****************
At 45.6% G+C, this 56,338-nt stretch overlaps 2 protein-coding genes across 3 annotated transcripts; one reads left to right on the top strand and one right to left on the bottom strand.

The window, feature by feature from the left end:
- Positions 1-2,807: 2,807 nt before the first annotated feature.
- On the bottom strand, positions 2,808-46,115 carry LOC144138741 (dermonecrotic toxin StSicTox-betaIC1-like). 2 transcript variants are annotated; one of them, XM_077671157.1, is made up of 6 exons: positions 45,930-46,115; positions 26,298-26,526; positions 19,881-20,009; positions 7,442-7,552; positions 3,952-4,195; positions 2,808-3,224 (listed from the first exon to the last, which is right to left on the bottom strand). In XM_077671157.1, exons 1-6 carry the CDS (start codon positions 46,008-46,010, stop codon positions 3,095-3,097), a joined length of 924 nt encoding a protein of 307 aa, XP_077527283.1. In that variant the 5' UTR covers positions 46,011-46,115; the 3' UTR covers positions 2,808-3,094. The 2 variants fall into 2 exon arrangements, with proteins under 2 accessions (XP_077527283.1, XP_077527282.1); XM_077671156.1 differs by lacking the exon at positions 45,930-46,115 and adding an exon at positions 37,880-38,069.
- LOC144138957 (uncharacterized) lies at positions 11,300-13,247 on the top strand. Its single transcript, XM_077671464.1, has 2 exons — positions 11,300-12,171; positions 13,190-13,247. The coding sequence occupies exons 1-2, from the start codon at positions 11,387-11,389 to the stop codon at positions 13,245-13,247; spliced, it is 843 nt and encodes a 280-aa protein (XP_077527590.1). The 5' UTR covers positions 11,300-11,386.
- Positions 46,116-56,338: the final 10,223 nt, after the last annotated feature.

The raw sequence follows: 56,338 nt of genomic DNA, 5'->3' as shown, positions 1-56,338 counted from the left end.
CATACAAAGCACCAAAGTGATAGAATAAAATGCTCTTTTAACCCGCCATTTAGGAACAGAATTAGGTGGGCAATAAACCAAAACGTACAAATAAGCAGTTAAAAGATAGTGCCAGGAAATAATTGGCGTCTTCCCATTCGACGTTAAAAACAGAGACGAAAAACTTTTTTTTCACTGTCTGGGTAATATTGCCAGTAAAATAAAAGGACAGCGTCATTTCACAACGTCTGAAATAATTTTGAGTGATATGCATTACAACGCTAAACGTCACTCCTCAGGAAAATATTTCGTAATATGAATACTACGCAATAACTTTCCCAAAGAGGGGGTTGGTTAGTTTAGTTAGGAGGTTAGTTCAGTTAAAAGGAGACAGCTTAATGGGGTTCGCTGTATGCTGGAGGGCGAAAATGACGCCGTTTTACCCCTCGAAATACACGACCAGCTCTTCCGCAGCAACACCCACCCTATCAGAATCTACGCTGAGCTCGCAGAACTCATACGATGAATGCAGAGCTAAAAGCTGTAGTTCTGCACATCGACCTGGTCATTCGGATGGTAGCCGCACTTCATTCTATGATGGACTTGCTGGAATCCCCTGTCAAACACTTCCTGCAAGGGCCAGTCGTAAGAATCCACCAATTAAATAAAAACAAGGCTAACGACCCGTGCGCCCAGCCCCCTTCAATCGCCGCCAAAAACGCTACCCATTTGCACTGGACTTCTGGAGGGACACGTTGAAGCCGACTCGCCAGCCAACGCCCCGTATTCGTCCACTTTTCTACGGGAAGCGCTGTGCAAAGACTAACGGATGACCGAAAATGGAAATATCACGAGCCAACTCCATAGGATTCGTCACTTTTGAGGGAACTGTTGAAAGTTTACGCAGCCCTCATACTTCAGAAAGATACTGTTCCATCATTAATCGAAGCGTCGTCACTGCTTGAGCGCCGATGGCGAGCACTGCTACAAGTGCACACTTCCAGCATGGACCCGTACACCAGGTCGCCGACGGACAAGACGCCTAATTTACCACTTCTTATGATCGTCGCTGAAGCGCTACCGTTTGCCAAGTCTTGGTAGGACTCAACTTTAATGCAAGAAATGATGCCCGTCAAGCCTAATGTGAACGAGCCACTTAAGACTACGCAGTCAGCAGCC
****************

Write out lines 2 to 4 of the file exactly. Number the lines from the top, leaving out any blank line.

The window, feature by feature from the left end:
- Positions 1-2,807: 2,807 nt before the first annotated feature.
- On the bottom strand, positions 2,808-46,115 carry LOC144138741 (dermonecrotic toxin StSicTox-betaIC1-like). 2 transcript variants are annotated; one of them, XM_077671157.1, is made up of 6 exons: positions 45,930-46,115; positions 26,298-26,526; positions 19,881-20,009; positions 7,442-7,552; positions 3,952-4,195; positions 2,808-3,224 (listed from the first exon to the last, which is right to left on the bottom strand). In XM_077671157.1, exons 1-6 carry the CDS (start codon positions 46,008-46,010, stop codon positions 3,095-3,097), a joined length of 924 nt encoding a protein of 307 aa, XP_077527283.1. In that variant the 5' UTR covers positions 46,011-46,115; the 3' UTR covers positions 2,808-3,094. The 2 variants fall into 2 exon arrangements, with proteins under 2 accessions (XP_077527283.1, XP_077527282.1); XM_077671156.1 differs by lacking the exon at positions 45,930-46,115 and adding an exon at positions 37,880-38,069.